The People have spoken – or have they?

The referendum on Scottish independence seems to have produced a clear majority against the proposition that Scotland should be an independent country.  It is regrettable that the post-vote analysis, the fall-out and the genuine sense of grief that some feel, is overshadowed by allegations of irregularities: vote rigging.  As I write this there has been no official response to the claims, some apparently supported by video “evidence” posted on the internet, but I doubt that any irregularities would be proved to be part of an organised and widespread attempt to fix the election.  Most likely they are the work of misguided individuals, and I also doubt if they would have altered the result overall.

What is much more worrying is the way in which the referendum was stolen by the established mainstream parties: the Westminster establishment.  It is no surprise to me that the UK Labour Party was, and is, against Scottish Independence:  it has abandoned defence of working people across the country, and has failed to offer a genuinely radical alternative vision, in pursuit of power.  The final result was undoubtedly affected by a last-minute pledge, largely driven by Labour, to deliver additional powers to the Scottish Government – more devolved powers.  As such they have fallen into the trap laid for it by the Tory party, they are now scrambling around trying to meet this commitment which is undeliverable in the context of demands by Tory right-wing and eurosceptic MPs who are demanding English devolution: having English MPs only voting on English matters.  If this happened the loss of a large number of Scottish-elected MPs in the voting lobbies would emasculate any Labour-led (even Labour majority) government.

The best thing that Scots can do now is vote for the SNP at each and every election – local, national and European – and wipe Labour off the Scottish electoral map in the way the Conservatives have been.  Sow the wind, reap the whirlwind.



They aren’t troops, they’re “advisers”.

I see that America is sending more “military advisers” to help the indigenous troops of Iraq, Kurdistan etc., fight ISIS (or ISIL).  Apparently they will now be allowed to actually fight too.  Well what a surprise!  I seem to remember the run up to the Vietnam war: America sent the first of its “advisers” while Vietnam was still Indo-China and under French colonial rule.  By the time the war started in earnest there were at least 11,000 “advisers” there.  I wonder how many of our troops are “advising”.  There are to be no boots on the ground, so they’ll all have to wear camouflage flip flops.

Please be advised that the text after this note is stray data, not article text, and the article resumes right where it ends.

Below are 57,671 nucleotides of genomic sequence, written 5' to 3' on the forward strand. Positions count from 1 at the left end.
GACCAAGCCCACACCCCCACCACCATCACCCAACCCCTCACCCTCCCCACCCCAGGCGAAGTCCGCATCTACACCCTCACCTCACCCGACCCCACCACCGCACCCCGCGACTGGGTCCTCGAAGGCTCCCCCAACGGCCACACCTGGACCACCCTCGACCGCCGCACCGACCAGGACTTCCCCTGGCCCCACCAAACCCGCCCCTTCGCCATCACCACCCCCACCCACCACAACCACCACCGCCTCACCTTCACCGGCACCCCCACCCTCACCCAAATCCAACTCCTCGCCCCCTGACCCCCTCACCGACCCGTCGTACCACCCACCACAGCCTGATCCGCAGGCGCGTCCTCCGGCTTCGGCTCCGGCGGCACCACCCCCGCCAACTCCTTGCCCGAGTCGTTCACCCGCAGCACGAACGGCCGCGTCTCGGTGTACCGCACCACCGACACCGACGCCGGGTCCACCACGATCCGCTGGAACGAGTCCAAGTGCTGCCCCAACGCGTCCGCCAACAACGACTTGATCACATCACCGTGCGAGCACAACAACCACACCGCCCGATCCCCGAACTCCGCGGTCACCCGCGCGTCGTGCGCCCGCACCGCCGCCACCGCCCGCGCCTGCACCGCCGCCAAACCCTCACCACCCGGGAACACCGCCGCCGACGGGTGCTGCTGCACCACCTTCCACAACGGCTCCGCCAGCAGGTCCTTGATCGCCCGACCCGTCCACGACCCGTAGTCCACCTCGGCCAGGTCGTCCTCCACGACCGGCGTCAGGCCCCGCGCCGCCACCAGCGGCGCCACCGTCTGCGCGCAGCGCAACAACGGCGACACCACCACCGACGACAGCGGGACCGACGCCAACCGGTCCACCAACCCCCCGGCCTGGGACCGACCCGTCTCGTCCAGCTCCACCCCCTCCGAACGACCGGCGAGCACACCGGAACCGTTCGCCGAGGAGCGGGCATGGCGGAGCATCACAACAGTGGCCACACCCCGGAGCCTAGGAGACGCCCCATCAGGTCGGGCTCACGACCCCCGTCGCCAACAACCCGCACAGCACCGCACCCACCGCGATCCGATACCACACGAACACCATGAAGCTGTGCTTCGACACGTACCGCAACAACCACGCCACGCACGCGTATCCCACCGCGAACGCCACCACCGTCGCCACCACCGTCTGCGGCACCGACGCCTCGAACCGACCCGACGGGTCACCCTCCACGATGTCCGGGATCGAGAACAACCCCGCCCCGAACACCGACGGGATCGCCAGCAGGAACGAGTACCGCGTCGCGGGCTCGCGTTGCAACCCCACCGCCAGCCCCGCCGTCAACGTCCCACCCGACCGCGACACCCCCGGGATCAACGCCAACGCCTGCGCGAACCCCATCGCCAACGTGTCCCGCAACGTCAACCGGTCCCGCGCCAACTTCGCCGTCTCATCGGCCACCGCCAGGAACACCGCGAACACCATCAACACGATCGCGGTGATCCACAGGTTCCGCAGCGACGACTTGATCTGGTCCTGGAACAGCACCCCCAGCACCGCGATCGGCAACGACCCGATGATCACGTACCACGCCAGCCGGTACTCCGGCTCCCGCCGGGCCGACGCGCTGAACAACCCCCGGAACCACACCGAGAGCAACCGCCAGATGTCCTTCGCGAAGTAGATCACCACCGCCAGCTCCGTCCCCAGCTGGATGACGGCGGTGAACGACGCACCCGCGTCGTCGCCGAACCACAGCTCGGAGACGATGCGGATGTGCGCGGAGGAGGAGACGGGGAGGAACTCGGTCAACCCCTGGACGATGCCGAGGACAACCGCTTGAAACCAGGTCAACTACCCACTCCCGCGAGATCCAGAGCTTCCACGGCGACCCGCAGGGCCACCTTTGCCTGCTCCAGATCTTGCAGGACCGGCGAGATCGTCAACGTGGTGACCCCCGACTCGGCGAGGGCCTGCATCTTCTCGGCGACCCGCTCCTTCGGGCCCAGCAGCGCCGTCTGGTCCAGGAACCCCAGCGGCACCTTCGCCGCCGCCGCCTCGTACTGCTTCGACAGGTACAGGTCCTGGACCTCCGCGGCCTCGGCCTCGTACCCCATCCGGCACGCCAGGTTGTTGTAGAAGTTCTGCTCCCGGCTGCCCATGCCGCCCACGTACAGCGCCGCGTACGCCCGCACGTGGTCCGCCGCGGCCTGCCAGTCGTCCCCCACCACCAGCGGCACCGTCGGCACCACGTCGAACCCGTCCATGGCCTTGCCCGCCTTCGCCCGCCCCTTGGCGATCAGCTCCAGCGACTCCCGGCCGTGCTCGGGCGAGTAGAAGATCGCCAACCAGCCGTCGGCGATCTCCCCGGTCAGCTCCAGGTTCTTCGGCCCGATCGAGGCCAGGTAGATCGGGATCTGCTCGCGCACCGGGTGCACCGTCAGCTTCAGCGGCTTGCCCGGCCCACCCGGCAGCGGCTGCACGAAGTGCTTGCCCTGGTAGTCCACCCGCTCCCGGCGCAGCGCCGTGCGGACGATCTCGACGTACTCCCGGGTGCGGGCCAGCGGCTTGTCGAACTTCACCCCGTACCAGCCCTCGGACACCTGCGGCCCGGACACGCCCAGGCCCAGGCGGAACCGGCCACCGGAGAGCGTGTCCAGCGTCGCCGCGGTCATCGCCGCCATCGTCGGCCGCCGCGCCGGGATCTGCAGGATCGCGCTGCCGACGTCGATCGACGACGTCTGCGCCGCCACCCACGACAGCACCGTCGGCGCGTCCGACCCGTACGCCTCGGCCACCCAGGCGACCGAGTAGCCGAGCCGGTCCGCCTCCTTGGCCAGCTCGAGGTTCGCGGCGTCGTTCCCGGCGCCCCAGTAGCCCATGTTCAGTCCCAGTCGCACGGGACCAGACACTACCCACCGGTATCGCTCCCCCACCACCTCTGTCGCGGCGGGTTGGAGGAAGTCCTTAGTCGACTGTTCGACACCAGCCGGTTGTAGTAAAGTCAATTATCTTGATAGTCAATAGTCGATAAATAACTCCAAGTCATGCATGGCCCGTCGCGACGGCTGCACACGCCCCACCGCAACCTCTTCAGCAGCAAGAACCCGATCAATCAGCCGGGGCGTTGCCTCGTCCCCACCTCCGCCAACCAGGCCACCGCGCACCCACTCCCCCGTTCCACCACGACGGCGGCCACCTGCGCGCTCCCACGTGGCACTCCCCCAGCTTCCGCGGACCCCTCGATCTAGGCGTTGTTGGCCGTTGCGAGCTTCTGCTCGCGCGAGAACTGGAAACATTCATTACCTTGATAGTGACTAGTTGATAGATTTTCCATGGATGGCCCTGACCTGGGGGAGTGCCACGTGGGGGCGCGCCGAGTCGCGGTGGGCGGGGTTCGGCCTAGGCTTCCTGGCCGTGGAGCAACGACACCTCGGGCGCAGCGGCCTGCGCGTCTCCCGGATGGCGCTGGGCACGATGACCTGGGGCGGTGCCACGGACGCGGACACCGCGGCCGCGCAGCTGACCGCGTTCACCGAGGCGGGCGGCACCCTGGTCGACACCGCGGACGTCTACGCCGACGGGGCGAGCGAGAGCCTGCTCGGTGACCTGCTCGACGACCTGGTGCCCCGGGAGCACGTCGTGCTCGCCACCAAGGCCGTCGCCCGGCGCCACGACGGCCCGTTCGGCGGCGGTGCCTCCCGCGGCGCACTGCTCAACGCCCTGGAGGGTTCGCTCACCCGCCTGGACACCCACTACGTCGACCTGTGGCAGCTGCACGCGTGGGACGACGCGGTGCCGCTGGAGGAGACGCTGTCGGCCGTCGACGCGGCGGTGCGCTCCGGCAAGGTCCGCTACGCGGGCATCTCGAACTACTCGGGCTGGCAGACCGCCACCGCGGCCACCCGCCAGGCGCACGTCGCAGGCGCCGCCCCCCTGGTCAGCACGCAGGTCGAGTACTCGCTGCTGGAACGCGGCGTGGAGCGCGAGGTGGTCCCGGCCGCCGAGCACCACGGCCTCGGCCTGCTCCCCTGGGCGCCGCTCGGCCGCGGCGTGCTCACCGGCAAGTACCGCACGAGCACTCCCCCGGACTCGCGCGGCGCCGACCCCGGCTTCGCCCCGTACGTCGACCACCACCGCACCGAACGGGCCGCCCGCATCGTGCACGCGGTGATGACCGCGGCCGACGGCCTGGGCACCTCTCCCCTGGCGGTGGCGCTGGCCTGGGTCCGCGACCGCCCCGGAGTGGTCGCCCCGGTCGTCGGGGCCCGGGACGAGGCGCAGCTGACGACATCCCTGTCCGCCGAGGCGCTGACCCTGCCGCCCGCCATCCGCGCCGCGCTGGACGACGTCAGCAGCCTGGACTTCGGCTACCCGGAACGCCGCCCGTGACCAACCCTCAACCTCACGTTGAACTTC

Who owns the dung heap – dream on Wee Eck!

I’ve been struck again by the pointlessness of the current Scottish Independence debate: it’s like two flies arguing about who owns the turd on which they sit, while the owner of the whole dung heap looks on in amusement.

Whatever happens on Thursday (18th September is IN-D-Day) the fact remains that most of Scotland’s land, resources and physical wealth will still belong to the few rather than the many.  It is also true that many of those few will be absentees, domestic or foreign, and many of the domestic ‘lairds’ will have inherited, rather than earned, their lot.   Many of the most influential supporters of the YES campaign are also ex-patriat wealthy Scots for whom the idea of an independent Scotland is just that, an idea, as they will be very unlikely to return to Scotland and live with the consequences.  Whatever, when the dust has settled, most of the 5 million resident Scots (or neo-Scots) will still be in thrall to the robber barons, will still have mortgages and payday loans, will still slave away for a small part of what they create, all in pursuit of the illusion that what they do with their turd matters to the dungmeisters.

How we manage Globalisation, Climate Change, Rational and Sustainable use of Resources (including land), Water, Food and Security are all more important than where the boundaries lie.  If Scotland removes it’s instinctive, radical, left-leaning contribution from UK politics it will condemn the ordinary people of the rest of the UK to a generation, or more, of market driven, and increasingly isolationist Tory-led (centre-right Labour following) government.